Computational protocol: Abnormal degradation of the neuronal stress-protective transcription factor HSF1 in Huntington's disease

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[…] Three independent coronal brain sections were used for each mouse, containing the dorsal striatum (bregma 0.5–1.1 mm) and were stained with presynaptic VGlut1 or VGlut2 (Chemicon, anti-guinea pig, 1:500) and postsynaptic PSD95 (Zymed, Rabbit, 1:500) markers as described previously. Secondary antibodies used were goat anti-guinea pig Alexa 488 (VGlut1/2) dilution 1:200 and goat anti-rabbit Alex 594 (PSD95) dilution 1:200 (Invitrogen). Three mice for each genotype; WT, CK2α′(+/−), KIQ175 and KIQ175/CK2α′(+/−) were evaluated in a double-blinded fashion. The 5 μm-thick confocal scans (optical section depth 0.33 μm, 15 sections per scan, imaged area per scan=20.945 μm2) of the synaptic zone in dorsal striatum were performed at 63 × magnification on a Leica SP5 confocal laser-scanning microscope. Maximum projections of three consecutive optical sections (corresponding to 1 μm depth) were generated. The Puncta Analyzer Plugin for ImageJ (available upon request; [email protected]) was used to enumerate co-localized synaptic puncta. This assay takes the advantage of the fact that presynaptic and postsynaptic proteins reside in separate cell compartments (axons and dendrites, respectively), and they would appear to co-localize at synapses because of their close proximity. The number of animals used in our study was 12 mice for each genotype group and sex. At least 5 optical sections per brain section and at least 3 brains sections per animal were analysed, making a total of 45–60 image data sets per brain region in each genotype/age. [...] Golgi Cox staining was performed on WT, CK2α′(+/−), KIQ175 and KIQ175/CK2α′(+/−) mice (three mice per genotype) using FD Rapid GolgiStain Kit (FD NeuroTechnologies). Dye-impregnated brains were embedded in Tissue Freezing Medium (TFM, TBS), rapidly frozen on ethanol pretreated with dry ice, cryo-sectioned coronally at 200 μm thickness and mounted on gelatin-coated microscope slides (Southern Biotech). Sections were stained according to directions provided by the manufacturer. Sections that contain the dorsal striatum were imaged and MSNs in the striatum were identified by their morphology. Secondary and tertiary apical dendrites were imaged for spine analysis as follows: z-stacks (30 μm total on z-axis, single section thickness=0.5 μm) of Golgi-stained dendrites were taken at 63 × magnification on a Zeiss AxioImager M1 microscope. A series of TIFF files corresponding to each image stack were loaded into the Reconstruct programme ( and spine analyses performed as previously described. The clasification of spines is based on width, length, and length:width ratio measurements taken using the Reconstruct software (http://; RRID:nif-0000-23420) designed and validated. Spines were identified and classified by choosing 10 μm segments of dendrites and identified on selected dendritic stretches. The z-length (spine length) and spine head width were measured for each spine. Measurements were exported to a custom Microsoft Excel macro that was used to classify spines based on the width, length, and length:width ratio measurements taken in Reconstruct. Spines were categorized based on the following hierarchical criteria: (1) more than one spine head=‘branched spine,' (2) head width>0.7 μm=‘mushroom spine,' (3) length>2 μm=‘filopodia,' (4) length:width >1=‘thin spine,' and (5) length:width ≤1=‘stubby spine.' Branched and mushroom spines were identified as mature spines, thin and stubby spines were categorized as intermediate spines, and filopodia were classified as immature spines. Statistical analyses of changes in spine density, length, width and spine type were conducted in the Statistica programme (StatSoft): A total of 3 animals per genotype, 15 dendrites per animal, 45 dendrites per genotype were analysed in MSNs in the dorsal striatum in a blinded fashion. The number of spines analysed per neuron type per age per genotype exceeded 1,000. [...] Quantification of the specific activity (U per ml) of GST-CK2α (Addgene pDB1-27083) and GST-CK2α′ (Addgene pDB6-27084) purified recombinant enzymes was performed using casein kinase assay kit (CycLex) and commercial CK2 holoenzyme (New England Biolabs) as positive control for phosphorylation. Quantification was carried out following per manufacture's instructions. Purified recombinant human HSF1 trimer (1 μg) was incubated with recombinant CK2 (Holoenzyme or GST purified subunits CK2α or CK2α′) with 5,000 U ml−1. As negative controls for the assay we used samples without ATP or samples without enzyme. The reaction was carried out at 37 °C during 30 min (control conditions) or at 37 °C during 20 min followed by 10 min at 42 °C (Heat shock conditions). 6 × SDS was added and boiled for 2 min to terminate the reaction. Samples were analysed by phosphoproteomics. [...] Phosphoproteomic analysis was performed by the Proteomics and Metabolomics Shared Resource at Duke University. Protein samples were mixed with loading buffer and reduced with 10 mM DTT at 70 °C for 10 min before SDS–PAGE separation on a 4–12% bis-tris acrylamide gel (NuPAGE, Invitrogen) with colloidal coomassie staining. Bands corresponding to HSF1 were excised and subjected to standardized in-gel trypsin digestion ( Extracted peptides were lyophilized to dryness and resuspended in 12 μl of 0.2% formic acid/2% acetonitrile. Phosphopeptides were enriched using GL Biosciences p10 TiO2-derivatized tips according to the manufacturer's protocol. Each sample was subjected to chromatographic separation on a Waters NanoAquity UPLC equipped with a 1.7 μm BEH130 C18 75 μm I.D. X 250 mm reversed-phase column. The mobile phase consisted of (A) 0.1% formic acid in water and (B) 0.1% formic acid in acetonitrile. Following a 4 μl injection, peptides were trapped for 3 min on a 5 μm Symmetry C18 180 μm I.D. X 20 mm column at 5 μl per min in 99.9% A. The analytical column was then switched in-line and a linear elution gradient of 5% B to 40% B was performed over 30 min at 400 nl per min. The analytical column was connected to a fused silica PicoTip emitter (New Objective, Cambridge, MA) with a 10 μm tip orifice and coupled to a QExactive Plus mass spectrometer through an electrospray interface operating in a data-dependent mode of acquisition. The instrument was set to acquire a precursor MS scan from m/z 375–1675 with MS/MS spectra acquired for the ten most abundant precursor ions. For all experiments higher-energy collisional dissociation (HCD) energy settings were 27v and a 120 s dynamic exclusion was employed for previously fragmented precursor ions.Raw LC-MS/MS data files were processed in Proteome Discoverer (Thermo Scientific) and then submitted to independent Mascot searches (Matrix Science) against a SwissProt database (Human taxonomy) containing both forward and reverse entries of each protein (20,322 forward entries). Search tolerances were 5 p.p.m. for precursor ions and 0.02 Da for product ions using trypsin specificity with up to two missed cleavages. Carbamidomethylation (+57.0214 Da on C) was set as a fixed modification, whereas oxidation (+15.9949 Da on M), deamidation (+0.98 Da on NQ), and phosphorylation (+79.99 Da on STY) were considered dynamic mass modifications. All searched spectra were imported into Scaffold (v4.3, Proteome Software) and scoring thresholds were set to achieve a peptide false discovery rate of 1% using the PeptideProphet algorithm. Raw data can be found in . […]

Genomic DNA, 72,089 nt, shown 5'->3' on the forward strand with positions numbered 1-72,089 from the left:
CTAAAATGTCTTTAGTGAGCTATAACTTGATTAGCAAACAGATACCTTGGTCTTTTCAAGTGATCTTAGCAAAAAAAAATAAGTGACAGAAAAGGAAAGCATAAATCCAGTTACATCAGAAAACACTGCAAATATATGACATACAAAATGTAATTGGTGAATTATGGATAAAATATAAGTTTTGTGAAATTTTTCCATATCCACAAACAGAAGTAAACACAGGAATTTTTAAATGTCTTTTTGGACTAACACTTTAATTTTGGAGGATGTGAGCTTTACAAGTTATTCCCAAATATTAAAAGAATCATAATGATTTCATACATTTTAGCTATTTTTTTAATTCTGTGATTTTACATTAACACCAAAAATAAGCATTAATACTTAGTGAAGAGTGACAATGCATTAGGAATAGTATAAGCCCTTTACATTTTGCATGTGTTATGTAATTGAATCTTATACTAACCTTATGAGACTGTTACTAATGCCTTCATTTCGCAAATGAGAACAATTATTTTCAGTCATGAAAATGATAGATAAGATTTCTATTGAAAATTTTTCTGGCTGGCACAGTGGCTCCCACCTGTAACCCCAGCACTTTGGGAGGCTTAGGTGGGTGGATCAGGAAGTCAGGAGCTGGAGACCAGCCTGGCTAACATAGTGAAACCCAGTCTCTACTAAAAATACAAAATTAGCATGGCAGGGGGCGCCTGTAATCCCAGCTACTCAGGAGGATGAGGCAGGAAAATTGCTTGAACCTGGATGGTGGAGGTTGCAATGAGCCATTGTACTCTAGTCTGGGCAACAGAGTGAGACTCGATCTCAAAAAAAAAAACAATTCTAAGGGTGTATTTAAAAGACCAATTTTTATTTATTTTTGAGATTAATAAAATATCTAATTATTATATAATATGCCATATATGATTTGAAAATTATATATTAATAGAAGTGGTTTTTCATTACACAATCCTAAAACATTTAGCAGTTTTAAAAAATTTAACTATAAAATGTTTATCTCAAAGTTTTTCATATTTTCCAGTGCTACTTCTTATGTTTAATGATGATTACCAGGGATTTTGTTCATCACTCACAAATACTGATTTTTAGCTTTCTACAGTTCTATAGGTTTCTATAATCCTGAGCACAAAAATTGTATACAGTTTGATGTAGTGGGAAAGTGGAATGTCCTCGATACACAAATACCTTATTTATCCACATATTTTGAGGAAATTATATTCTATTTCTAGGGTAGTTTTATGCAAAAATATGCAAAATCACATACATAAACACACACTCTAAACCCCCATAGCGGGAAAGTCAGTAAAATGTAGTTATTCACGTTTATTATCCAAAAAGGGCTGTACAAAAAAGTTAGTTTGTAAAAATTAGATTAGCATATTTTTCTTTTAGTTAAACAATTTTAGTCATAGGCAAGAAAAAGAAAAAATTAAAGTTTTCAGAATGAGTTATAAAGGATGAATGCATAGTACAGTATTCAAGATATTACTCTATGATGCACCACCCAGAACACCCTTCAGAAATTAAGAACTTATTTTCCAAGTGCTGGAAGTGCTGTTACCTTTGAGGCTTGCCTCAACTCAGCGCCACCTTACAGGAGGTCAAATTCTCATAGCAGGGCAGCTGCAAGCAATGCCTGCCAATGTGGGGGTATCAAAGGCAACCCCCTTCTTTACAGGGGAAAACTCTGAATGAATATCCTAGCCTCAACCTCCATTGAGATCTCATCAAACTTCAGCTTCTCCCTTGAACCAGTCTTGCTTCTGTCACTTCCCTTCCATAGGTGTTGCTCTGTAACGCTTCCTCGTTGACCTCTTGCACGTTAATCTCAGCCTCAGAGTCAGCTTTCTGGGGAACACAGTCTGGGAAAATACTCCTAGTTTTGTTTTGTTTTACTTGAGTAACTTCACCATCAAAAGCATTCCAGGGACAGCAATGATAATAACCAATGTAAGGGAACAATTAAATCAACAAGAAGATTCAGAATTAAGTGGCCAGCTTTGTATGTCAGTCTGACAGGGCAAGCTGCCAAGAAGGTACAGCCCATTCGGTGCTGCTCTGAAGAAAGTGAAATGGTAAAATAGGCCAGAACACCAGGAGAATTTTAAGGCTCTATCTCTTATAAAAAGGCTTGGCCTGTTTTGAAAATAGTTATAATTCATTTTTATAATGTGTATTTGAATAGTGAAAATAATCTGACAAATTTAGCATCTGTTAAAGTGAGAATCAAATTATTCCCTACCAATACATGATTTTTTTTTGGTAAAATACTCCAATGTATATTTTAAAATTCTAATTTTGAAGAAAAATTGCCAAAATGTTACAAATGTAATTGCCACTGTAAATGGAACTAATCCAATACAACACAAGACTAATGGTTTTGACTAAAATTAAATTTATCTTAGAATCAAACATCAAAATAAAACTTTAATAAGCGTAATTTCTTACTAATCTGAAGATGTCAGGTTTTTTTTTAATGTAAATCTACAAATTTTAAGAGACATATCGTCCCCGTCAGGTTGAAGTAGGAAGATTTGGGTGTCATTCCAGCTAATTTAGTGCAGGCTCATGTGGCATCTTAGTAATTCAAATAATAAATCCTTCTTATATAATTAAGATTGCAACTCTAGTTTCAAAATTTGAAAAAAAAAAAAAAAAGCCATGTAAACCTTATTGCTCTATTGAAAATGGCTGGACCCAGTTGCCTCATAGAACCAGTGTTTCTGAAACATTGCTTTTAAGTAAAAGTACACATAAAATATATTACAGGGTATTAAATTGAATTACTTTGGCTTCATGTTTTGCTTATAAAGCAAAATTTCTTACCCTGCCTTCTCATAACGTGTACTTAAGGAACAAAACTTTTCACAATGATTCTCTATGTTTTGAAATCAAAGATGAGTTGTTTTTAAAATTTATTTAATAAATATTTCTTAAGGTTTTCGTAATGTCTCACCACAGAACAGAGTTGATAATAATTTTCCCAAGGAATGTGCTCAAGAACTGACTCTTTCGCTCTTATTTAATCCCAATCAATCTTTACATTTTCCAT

Pipeline specifications

Software tools Statistica, cycleX
Databases Addgene
Applications Miscellaneous, scRNA-seq analysis
Organisms Mus musculus, Homo sapiens